Sequestration

On August 2, 2011, after a long partisan fight in Congress on whether to raise the debt limit (the amount of money the U.S. Government can barrow), President Barack Obama signed into law the Budget Control Act of 2011. This legislation immediately raised the debt limit by $400 billion as well as establishing the Joint Select Committee on Deficit Reduction with the goal of cutting $1.2 trillion from the federal budget over the next nine years. This bipartisan Committee on Deficit Reduction, or “Super Committee” as it was commonly referred to, was made up of six Democrats (three from the House and three from the Senate) as well as six Republicans (three from the House and three from the Senate).

Senate

House

Patty Murray (D-WA) Co-Chair
Max Baucus (D-MT)
John Kerry (D-MA)
Jon Kyl (R-AZ)
Rob Portman (R-OH)
Pat Toomey (R-PA)

Jeb Hensarling (R-TX) Co-Chair
Fred Upton (R-MI)
Dave Camp (R-MI)
Xavier Becerra (D-CA)
Jim Clyburn (D-SC)
Chris Van Hollen (D-MD)

 

By law under the Budget Control Act, the Super Committee was tasked with finding $1.2 trillion in cuts over the next nine years and was to release their recommendations by November 23, 2011 so the full Congress could have a vote on it by the end of 2011. The Super Committee met a few times in the fall of 2011, but unfortunately they were unable to reach an agreement by the November 23 deadline. As a result of this failure, automatic across-the-board cuts called “sequestration” were supposed to take effect on January 2, 2013.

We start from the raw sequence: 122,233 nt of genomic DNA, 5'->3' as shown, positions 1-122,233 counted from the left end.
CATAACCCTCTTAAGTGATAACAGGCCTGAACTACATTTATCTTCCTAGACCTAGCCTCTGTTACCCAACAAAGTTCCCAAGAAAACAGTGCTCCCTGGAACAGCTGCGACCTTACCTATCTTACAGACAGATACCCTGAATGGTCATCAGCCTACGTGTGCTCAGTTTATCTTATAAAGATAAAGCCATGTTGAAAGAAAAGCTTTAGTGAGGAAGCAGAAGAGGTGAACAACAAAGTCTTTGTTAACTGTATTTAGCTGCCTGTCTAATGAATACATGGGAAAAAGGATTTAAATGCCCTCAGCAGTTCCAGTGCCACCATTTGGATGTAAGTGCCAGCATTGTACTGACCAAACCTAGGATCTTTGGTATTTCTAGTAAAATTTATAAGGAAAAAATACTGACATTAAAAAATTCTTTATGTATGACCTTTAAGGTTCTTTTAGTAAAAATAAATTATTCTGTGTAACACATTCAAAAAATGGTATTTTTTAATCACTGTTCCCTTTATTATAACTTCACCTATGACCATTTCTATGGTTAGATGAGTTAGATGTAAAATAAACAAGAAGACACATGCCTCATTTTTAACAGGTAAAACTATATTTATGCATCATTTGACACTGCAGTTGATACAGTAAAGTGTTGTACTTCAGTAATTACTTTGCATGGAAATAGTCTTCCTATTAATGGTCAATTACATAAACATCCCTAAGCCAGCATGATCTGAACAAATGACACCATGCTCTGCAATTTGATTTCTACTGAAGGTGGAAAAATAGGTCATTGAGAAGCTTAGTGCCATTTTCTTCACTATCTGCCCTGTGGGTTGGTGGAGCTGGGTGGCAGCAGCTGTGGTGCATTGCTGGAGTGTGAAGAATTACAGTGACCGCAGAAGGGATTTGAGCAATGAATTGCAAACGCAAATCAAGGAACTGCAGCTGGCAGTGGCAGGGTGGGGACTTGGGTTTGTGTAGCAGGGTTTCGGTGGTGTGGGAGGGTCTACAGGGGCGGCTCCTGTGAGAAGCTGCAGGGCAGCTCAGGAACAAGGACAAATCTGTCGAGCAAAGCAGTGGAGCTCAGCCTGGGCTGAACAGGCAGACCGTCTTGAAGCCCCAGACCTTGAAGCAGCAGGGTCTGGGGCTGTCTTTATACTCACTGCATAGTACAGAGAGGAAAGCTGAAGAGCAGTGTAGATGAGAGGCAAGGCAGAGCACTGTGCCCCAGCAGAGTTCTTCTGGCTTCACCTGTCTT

On September 14, 2012 the Office of Management and Budget, as directed by Congress in the Sequestration Transparency Act of 2012, released a Sequester Report (pdf) that detailed the impact sequestration would have on the federal government should it be allowed to go into effect. In this report, OMB stated there would be an 8.2 percent cut to all non-defense discretionary programs. This deep cut would also include the Institute of Museum and Library Services (IMLS), reducing their budget by $19 million. Unfortunately, funding sources within IMLS, and other library funding sources in the federal budget were not specifically detailed in this report so it is not fully clear on how much they would be impacted.

At the eleventh hour with the last act of the 112th Congress on January 1, Congress was able to pass H.R. 8, the American Taxpayer Relief Act, delaying sequestration cuts for two months until March 1, 2013.  In addition to delaying the date these deep cuts were scheduled were to go into place, H.R. 8 also makes the following revisions to sequestration:

  1. Reduces the total amount of sequestration by $24 billion, reducing the total from $1.2 trillion to $1.176 trillion.
  2. Pays for the $24 billion reduction by 50 percent through spending cuts and 50 percent increased revenues.  It reduces the discretionary spending caps by $12 billion for FY 2013 and raises revenues from a provision concerning Roth IRAs by $12 billion.
  3. The $12 billion in discretionary cuts is achieved by cutting defense spending by $6 billion and nondefense discretionary (NDD), which includes federal library programs, spending by $6 billion.
  4. Thus, the actual percentage cut for NDD on March 1 (which the OMB had projected at 8.2%) will be smaller.  However, since that cut will be from only seven months of spending left in the fiscal year instead of nine months, proportionately it will have about the same real impact.